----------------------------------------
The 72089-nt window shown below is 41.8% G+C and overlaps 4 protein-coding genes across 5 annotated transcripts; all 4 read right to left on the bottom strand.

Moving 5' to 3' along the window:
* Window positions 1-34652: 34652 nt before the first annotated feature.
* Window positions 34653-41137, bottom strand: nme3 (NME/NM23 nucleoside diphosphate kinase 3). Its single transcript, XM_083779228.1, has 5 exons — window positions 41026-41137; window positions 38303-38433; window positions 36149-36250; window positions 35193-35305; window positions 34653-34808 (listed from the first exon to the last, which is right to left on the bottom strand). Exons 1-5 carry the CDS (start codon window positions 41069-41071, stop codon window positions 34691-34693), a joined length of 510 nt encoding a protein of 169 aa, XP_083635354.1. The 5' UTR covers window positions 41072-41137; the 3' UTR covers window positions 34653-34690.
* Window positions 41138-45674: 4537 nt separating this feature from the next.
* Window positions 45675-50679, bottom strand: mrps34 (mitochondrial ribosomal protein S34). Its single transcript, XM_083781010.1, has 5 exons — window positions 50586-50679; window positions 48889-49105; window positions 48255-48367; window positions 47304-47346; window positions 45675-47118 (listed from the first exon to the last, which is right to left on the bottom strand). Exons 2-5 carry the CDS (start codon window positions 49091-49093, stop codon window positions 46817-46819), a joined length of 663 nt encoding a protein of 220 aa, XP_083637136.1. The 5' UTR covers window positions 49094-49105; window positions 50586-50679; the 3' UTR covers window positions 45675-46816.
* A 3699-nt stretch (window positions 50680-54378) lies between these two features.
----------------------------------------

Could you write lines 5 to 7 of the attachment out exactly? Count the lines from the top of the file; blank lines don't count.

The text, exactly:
* Window positions 41138-45674: 4537 nt separating this feature from the next.
* Window positions 45675-50679, bottom strand: mrps34 (mitochondrial ribosomal protein S34). Its single transcript, XM_083781010.1, has 5 exons — window positions 50586-50679; window positions 48889-49105; window positions 48255-48367; window positions 47304-47346; window positions 45675-47118 (listed from the first exon to the last, which is right to left on the bottom strand). Exons 2-5 carry the CDS (start codon window positions 49091-49093, stop codon window positions 46817-46819), a joined length of 663 nt encoding a protein of 220 aa, XP_083637136.1. The 5' UTR covers window positions 49094-49105; window positions 50586-50679; the 3' UTR covers window positions 45675-46816.
* A 3699-nt stretch (window positions 50680-54378) lies between these two features.